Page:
I started Sure Dividend to help individual investors compound their wealth over time without onerous AUM charges.
My route to dividend growth investing may be different than many other people’s. I didn’t set out to follow specifically dividend growth stocks. I looked at a wide range of facts and felt (and still believe today) that dividend growth investing is the best method for individual investors to invest.
To that end, I built The 8 Rules of Dividend Investing – which combine several different market anomalies – to help individual investors find the best dividend growth stocks trading at fair or better prices.
The 2 reasons that dividend growth investing is so appealing are:
- Dividend growth stocks have historically outperformed the market (see 8 Rules above)
- Dividend growth investing is compatible with long-term investing
One of the biggest pitfalls investors make (both individual and professional) is frequent trading. When you look at many of the most successful investors (Warren Buffett comes to mind), they trade very rarely. When you hold for the long-run you minimize brokerage costs, slippage, and taxes (don’t have to pay capital gains tax when you don’t sell). It is the most efficient form of investing in my opinion.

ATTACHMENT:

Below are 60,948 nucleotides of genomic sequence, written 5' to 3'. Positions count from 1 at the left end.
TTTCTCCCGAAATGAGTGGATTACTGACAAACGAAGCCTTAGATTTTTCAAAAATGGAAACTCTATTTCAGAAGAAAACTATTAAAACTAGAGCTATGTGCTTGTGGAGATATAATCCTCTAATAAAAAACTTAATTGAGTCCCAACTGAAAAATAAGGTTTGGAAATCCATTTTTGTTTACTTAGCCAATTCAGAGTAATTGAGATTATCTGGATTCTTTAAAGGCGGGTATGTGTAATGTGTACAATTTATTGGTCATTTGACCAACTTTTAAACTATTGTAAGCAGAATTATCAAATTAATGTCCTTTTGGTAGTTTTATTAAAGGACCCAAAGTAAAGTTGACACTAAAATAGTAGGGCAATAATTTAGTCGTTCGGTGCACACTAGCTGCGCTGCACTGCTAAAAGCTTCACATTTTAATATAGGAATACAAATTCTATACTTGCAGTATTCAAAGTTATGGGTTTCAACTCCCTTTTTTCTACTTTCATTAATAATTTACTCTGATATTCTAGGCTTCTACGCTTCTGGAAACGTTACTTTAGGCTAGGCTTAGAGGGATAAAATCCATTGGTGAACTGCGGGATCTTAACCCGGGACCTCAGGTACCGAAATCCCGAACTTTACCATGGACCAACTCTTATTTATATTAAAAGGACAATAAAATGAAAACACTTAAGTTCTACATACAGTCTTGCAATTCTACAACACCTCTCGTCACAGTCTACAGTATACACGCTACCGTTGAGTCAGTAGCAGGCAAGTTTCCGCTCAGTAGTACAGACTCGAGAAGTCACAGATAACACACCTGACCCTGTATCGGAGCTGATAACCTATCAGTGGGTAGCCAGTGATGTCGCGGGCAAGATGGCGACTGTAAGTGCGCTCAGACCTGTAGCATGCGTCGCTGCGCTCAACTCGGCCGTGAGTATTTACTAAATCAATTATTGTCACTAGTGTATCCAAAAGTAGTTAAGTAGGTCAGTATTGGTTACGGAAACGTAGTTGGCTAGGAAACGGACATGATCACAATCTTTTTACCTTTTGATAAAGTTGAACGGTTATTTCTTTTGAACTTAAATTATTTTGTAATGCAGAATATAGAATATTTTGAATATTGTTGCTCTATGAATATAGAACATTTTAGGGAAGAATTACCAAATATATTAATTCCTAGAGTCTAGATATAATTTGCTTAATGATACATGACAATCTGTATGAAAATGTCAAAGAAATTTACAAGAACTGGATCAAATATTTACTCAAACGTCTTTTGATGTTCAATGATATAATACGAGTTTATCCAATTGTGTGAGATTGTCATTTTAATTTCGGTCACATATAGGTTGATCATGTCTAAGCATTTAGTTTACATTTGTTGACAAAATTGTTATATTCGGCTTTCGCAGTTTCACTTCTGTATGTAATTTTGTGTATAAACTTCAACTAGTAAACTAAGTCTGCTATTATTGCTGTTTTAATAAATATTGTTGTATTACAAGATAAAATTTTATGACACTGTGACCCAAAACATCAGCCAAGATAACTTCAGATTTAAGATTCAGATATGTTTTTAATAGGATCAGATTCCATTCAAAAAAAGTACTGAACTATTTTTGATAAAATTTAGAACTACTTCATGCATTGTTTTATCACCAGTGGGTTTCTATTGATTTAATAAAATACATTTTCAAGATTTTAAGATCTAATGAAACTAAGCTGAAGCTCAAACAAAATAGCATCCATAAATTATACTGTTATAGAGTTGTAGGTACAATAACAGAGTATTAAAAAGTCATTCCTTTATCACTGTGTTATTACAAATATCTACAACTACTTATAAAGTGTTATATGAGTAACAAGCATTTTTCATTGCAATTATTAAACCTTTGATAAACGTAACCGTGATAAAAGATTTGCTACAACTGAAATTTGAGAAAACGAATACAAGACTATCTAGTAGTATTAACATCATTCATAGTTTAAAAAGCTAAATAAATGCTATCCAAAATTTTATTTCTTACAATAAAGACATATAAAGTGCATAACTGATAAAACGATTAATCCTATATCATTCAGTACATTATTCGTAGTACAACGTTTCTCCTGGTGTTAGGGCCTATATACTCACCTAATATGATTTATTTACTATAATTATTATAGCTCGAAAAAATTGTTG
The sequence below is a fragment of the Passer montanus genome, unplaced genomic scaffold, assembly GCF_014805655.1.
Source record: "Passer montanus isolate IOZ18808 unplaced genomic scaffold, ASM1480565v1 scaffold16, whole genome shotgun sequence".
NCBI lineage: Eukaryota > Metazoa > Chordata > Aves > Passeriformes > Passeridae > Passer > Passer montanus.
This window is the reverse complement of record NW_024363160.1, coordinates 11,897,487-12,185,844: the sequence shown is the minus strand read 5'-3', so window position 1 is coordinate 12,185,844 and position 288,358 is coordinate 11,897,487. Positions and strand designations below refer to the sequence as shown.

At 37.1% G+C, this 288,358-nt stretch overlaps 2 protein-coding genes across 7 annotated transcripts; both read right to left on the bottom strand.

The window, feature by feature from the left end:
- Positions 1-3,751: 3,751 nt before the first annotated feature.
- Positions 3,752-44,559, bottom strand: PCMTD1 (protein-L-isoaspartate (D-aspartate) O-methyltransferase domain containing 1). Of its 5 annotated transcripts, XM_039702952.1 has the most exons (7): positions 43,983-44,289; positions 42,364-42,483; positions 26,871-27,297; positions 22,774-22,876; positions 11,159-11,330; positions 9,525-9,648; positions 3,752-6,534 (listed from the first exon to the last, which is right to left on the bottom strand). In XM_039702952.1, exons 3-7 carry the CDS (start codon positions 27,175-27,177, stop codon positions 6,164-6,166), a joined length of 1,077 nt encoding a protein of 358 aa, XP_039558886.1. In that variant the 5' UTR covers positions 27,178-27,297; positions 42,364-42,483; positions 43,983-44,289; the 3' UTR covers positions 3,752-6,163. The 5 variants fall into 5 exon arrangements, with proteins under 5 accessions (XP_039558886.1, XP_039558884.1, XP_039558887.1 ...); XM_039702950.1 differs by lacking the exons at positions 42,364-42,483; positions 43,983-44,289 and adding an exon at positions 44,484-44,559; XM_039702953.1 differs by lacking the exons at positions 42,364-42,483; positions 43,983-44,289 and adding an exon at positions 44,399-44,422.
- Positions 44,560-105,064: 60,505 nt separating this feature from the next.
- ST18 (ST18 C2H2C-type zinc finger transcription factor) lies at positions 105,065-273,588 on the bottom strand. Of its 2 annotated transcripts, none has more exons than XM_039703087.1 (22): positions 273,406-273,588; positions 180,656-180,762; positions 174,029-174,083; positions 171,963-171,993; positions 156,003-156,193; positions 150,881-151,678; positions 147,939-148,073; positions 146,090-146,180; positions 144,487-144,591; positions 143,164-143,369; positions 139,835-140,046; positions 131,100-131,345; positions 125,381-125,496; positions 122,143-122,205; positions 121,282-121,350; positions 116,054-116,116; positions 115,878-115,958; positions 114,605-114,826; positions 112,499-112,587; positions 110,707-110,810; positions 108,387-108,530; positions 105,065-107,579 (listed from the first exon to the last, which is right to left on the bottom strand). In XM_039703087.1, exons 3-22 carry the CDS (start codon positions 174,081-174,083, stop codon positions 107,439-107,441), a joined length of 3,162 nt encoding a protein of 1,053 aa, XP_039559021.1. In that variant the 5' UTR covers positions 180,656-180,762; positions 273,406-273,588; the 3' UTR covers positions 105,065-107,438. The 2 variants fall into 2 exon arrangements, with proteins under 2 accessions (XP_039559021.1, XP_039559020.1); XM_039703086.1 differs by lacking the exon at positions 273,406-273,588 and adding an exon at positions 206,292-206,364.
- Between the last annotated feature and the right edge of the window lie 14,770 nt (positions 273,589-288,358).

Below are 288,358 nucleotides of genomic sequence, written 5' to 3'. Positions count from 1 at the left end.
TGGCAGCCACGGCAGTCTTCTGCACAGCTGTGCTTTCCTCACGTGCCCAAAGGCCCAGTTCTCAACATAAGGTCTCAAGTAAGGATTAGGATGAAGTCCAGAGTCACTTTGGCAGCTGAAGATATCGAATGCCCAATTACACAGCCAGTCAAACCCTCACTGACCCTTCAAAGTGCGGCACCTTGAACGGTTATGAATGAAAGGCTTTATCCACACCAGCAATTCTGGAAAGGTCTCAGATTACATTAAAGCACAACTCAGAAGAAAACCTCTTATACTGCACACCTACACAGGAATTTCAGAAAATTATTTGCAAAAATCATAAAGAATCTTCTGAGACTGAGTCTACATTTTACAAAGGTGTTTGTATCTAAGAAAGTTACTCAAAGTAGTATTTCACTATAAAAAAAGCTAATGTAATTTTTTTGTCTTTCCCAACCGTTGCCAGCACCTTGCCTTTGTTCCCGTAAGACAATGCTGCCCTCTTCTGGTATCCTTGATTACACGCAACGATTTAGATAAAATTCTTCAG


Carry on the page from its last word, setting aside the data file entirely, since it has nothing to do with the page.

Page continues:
- With the popularity of passive investing through ETFs, do you think that the individual investor has much to gain by purchasing shares of individual companies anymore? (Spoiler: I do)
Absolutely. There are several reasons to invest in high quality dividend growth stocks for the long-run over ETFs:
- Buying individual stocks is cheaper (when you hold for long periods) because there’s no asset management fees.
- You know what you own when you buy individual stocks. It’s a lot easier to hold shares of Wal-Mart (WMT) through a recession knowing their business model will be fine than it is to hold shares of a generic ETF – for me anyway.
- ETFs sever the link between stocks and investing in real businesses because you aren’t focusing on what businesses you are buying into.